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Datamoshing is the practice of using intentionally corrupted digital video as a form of art.
Digital video compression (such as MPEG-4 part 2, h.264, VP8, etc) works by recording the first frame (known as the keyframe) as a complete image, and recording the subsequent frames as only the changes from this first frame. This is done because recording only the changes makes the video easier to compress. By replacing the first frame of a compressed video with another picture, these same changes will be applied to the new image, creating very unusual-looking psychedelic effects.
Usually lossy video codecs are used, as lossless codecs do not usually record enough motion information to achieve the effect. Different codecs produce different effects. Older codecs such as MPEG-1 or MPEG-2 tend to produce very blocky distortion, whereas newer codecs such as h.264 tend to produce more fluid distortion. This can be attributed to the deblocking filter present in newer codecs. Google’s VP8 codec tends to produce very chaotic distortion. Wavelet-based codecs such as Dirac also produce very different distortions. The technique does not work at all with codecs that record every single frame as a complete image, such as MJPEG. Most codecs also insert a new keyframe (complete image) every 12 to 250 frames, depending on the codec, so this keyframe insertion must be disabled or increased to a high number to datamosh properly.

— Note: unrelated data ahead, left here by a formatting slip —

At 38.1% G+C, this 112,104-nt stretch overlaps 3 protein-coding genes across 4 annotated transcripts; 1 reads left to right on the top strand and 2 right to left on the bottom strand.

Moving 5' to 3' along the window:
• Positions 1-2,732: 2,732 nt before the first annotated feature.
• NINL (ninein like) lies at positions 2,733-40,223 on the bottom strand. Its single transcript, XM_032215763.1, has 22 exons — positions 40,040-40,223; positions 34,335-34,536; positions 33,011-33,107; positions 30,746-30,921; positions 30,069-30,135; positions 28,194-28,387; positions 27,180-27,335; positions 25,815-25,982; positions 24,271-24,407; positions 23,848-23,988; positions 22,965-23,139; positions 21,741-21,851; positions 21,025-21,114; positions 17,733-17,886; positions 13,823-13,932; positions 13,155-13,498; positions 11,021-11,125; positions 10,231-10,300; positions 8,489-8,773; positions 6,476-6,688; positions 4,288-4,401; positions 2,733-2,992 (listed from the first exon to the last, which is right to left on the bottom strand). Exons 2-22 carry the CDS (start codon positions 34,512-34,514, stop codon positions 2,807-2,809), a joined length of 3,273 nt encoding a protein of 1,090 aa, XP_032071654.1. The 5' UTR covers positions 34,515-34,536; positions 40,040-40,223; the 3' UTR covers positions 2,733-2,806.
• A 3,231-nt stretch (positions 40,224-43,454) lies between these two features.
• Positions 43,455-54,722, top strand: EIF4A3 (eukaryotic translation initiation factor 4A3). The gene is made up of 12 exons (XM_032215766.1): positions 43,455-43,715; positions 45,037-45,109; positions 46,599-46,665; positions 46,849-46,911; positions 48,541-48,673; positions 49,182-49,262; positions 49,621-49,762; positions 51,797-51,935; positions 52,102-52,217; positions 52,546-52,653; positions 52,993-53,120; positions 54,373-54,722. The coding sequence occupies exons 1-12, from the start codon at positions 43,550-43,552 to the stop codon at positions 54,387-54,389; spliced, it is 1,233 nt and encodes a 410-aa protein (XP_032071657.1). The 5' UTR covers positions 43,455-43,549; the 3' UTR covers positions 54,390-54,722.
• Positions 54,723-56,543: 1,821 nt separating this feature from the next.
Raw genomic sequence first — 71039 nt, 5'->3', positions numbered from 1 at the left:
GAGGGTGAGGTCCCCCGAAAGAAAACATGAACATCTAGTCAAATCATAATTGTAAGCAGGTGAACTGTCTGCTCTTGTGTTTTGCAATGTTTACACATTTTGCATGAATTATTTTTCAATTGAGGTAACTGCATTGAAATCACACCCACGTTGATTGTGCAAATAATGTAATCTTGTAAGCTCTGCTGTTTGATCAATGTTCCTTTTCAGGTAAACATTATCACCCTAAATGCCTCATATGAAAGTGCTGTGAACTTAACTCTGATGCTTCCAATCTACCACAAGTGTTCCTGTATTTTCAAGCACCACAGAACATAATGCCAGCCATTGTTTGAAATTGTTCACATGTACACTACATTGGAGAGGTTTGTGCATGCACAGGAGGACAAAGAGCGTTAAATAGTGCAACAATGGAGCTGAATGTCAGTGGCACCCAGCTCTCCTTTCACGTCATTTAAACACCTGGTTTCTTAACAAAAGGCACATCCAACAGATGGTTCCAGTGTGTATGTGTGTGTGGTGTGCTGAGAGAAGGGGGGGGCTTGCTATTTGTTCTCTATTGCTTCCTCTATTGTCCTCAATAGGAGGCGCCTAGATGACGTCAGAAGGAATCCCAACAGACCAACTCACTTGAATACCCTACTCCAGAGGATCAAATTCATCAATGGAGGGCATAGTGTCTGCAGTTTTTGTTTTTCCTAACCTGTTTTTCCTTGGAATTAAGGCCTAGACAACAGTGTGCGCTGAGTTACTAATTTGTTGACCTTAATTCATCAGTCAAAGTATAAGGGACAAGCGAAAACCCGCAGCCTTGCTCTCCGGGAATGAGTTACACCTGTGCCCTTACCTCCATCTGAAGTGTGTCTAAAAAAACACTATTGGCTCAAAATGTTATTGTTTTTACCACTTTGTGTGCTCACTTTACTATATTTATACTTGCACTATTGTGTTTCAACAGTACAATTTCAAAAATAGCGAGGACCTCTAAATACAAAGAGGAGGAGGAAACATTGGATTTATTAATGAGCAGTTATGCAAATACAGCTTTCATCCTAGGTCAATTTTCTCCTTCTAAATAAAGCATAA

The effect is becoming popular in music videos, and has been used in videos from mainstream artists such as Kanye West. In West’s video, the audio also has an effect applied, which goes along well with the distorted video. Parts of the video also have an analog videotape-style distortion, combining both analog and digital distortion.